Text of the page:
By and large, CMOs today aren't happy. A recent study shows that a CMO's average tenure decreased from 48 months to 44 months in 2015 -- the first drop in a decade. No doubt, quick-turnaround demands from consumers for content, tight budgets, and an endless cycle of seeking new partners to cut costs are contributing to this unhappiness.
But the creative review process recently completed by McDonald's -- despite what some may think about the payment structure offered -- has me thinking hopefully about the hard work that went into the process to find the right partner and that it may spur an industry-wide trend of putting more effort into searches for the right reasons.
McDonald's is one of the biggest accounts an agency could ever hope to land, and it is loyal, having been previously tied to Leo Burnett for 35 years. With that in mind, everyone involved knew that the stakes couldn't be higher. Rather than sending an RFP far and wide, McDonald's honed in on a small group of big shops it knew could handle the volume of work it needed. Then, it initiated "chemistry sessions" to get to know the personalities and strategies behind them. The winner, Omnicom, went so far as to build out an entire floor of an office to show McDonald's what its dedicated team would look like in action. The process was an unusual one, but it shows that the road to finding a dedicated partner shouldn't take a one-size-fits-all approach.
In the past, it was normal for agencies and brand marketers to look for these long-term relationships. They may have dated around a bit, but once they found the right partner, they locked it in. This isn't just nostalgia talking -- according to the Wall Street Journal and a report by The Bedford Group, the average client-agency relationship in 1984 lasted 7.2 years. These days, it's thought to be less than three years.
The only thing that can stop this period of instability is happy brand marketers. And whether a marketer is looking for a new AOR or simply trying to find a partner who can consistently deliver good project work for a long time, in most cases, becoming a happy brand marketer starts first and foremost with approaching the RFP process differently. Following are some ways of going about that:
1. Narrow your options. It's the marketers, not the procurement department, that has to make it work with the agency. So when a procurement department sends out RFPs to 20 different agencies, they're already stacking the deck against finding the right partner. Hearing those odds, the perfect agency may not participate, because it can seem as though the brand marketer does not understand the nuanced differences between agencies and why certain ones are particularly suited for a partnership or work. The marketer should do its homework, look for the work it admires in other brands, and approach only a handful of agencies -- I believe the magic number is no more than eight -- that it thinks aligns with its goals.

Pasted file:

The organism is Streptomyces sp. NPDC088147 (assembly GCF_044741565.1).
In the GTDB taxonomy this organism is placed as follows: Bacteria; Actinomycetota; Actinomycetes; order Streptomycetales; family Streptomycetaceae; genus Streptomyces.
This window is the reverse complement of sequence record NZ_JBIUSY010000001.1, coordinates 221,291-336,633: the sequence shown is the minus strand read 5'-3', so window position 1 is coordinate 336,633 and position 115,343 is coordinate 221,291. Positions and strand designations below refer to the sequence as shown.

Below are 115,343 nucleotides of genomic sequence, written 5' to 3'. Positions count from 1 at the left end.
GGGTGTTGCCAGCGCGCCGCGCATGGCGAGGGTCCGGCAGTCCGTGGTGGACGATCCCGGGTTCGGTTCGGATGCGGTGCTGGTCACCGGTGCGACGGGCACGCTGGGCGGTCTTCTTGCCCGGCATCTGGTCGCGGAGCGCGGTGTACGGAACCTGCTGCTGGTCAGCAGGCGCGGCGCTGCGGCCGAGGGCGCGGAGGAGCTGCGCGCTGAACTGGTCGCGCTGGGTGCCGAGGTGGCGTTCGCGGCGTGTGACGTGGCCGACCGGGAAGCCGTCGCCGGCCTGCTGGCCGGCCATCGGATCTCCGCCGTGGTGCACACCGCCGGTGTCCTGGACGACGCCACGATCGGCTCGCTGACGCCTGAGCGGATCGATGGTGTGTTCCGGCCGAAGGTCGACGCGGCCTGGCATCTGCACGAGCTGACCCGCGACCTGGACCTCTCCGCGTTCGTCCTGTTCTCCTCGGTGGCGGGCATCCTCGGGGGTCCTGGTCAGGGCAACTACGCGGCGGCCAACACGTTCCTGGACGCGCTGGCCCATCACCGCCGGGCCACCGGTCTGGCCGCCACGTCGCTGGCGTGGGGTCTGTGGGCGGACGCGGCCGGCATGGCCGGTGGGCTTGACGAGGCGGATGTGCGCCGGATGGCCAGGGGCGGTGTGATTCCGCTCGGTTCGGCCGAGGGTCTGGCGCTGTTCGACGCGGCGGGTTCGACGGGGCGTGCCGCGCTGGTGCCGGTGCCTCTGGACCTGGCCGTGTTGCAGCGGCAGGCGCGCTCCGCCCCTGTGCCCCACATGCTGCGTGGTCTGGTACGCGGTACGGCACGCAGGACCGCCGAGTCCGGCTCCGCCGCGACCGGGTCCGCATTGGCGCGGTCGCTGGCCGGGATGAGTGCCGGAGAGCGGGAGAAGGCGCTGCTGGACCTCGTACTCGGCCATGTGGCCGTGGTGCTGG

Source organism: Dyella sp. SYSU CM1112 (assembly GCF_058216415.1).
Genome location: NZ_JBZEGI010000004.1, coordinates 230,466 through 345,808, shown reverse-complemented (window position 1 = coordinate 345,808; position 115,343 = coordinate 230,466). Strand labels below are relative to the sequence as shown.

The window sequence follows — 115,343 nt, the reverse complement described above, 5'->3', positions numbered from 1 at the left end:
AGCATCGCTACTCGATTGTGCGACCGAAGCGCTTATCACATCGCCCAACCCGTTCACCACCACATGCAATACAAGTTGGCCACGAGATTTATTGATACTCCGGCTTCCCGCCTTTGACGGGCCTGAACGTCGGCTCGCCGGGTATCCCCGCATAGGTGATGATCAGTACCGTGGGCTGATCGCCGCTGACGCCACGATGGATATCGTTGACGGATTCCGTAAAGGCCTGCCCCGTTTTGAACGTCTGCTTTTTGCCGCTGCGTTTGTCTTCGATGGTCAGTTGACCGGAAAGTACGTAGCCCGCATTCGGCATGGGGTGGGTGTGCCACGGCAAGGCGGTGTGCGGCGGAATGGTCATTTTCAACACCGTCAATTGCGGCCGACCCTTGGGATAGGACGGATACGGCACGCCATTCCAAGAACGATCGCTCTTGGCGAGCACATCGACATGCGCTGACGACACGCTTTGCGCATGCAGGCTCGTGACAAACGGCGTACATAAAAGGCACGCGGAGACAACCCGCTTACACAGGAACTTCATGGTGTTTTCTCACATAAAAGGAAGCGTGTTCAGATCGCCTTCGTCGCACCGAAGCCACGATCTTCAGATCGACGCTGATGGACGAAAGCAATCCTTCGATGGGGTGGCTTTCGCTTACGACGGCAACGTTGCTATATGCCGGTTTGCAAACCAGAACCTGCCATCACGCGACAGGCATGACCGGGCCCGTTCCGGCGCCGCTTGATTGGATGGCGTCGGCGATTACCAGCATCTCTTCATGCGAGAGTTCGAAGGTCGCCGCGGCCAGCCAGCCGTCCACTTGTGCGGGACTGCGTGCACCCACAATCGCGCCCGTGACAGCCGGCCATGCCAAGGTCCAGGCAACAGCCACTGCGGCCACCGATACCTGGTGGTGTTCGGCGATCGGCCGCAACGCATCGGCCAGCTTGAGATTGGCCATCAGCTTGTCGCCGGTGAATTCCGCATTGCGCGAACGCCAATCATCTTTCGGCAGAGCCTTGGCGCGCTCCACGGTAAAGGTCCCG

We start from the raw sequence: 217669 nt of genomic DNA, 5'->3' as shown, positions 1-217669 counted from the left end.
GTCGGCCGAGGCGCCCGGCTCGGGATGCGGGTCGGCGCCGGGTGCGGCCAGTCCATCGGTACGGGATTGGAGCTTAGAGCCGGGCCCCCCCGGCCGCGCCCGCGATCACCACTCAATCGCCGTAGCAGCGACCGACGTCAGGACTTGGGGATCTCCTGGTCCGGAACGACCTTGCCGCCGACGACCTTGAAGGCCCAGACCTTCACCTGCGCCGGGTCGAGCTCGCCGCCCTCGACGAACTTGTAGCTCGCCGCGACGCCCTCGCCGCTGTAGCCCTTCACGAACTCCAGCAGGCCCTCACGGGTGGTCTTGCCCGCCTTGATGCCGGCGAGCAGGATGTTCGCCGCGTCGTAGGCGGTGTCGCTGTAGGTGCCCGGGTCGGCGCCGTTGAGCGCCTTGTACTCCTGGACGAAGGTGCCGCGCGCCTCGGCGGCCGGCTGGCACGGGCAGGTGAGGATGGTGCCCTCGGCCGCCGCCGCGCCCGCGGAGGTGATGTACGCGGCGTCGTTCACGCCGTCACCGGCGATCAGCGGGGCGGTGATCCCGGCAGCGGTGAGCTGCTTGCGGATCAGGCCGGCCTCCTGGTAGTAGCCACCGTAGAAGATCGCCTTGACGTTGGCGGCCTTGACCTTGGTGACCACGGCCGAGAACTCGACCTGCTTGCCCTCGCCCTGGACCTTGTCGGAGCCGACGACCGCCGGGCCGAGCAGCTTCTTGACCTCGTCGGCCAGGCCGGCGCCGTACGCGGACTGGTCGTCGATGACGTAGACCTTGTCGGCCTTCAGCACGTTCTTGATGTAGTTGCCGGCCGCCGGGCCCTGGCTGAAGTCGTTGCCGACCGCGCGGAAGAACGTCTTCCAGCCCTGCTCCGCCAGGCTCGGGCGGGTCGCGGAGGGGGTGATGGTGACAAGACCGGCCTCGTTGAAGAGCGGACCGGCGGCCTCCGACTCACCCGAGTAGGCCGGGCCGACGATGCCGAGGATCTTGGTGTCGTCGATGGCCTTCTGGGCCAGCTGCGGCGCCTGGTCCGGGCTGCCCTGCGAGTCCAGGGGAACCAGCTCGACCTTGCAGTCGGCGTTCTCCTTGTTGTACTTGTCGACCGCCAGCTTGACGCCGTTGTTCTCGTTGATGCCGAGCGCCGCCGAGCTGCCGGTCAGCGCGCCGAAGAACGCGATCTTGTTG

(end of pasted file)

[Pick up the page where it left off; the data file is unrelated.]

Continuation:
2. Make the actual RFP count. Remember that it's not just the agency that needs to impress -- it has to want to work with the brand. The quality of the RFP will either excite the agency and inspire good work, or put it on guard with sloppy or unimaginative questions. The format matters, too. Marketers should take the time to give agencies a simple way of presenting their work so that they can truly see their creativity come through at the outset. Agencies should be wary of any third-party online sourcing systems. They often leave room for little to no qualitative responses.
3. Have a budget. Agencies can't help you if you don't know if you're looking for a speedboat or a yacht. Some will excel at making highly creative work on a shoestring; others are expert at handling large-scale executions. Not everyone is great at both. Giving at least a range is essential in understanding the strengths of your agency partner, and letting them know what they might be in for going forward. And if you really don't know, come back to the process when you figure it out. This is another area where marketers can learn from McDonald's -- while its situation may differ somewhat from one where a marketer would lay out a budget in advance for project work, the brand should be applauded for explicitly stating its compensation criteria upfront.
4. Set a precedent of courtesy and communication. Any good RFP lays out exactly what the client is looking for, but too often they don't communicate when and how. Set a clear schedule, letting the agencies know when they should check in, and when each stage of the process will be completed. Then, whoever wins the business can continue on a clearly understood timeframe for delivery.
5. Give the presentations time and space to sink in. For the brand, the final presentations are the result of all the hard work it did on the process (agencies aren't the only ones doing the work in this scenario). Which is why it's surprising when brands set these presentations back-to-back over the course of a couple of days, or even in the same day. Why embark on the process only to rush the results? Take your time and let the ideas sink in. Better yet, spend some time with the agency people to see what they're like when they're not in presentation mode. You'll end up making a better choice because of it.
These relatively simple tweaks to the RFP process can make a world of difference in the long run -- and I'm hopeful that our industry is now headed in this direction.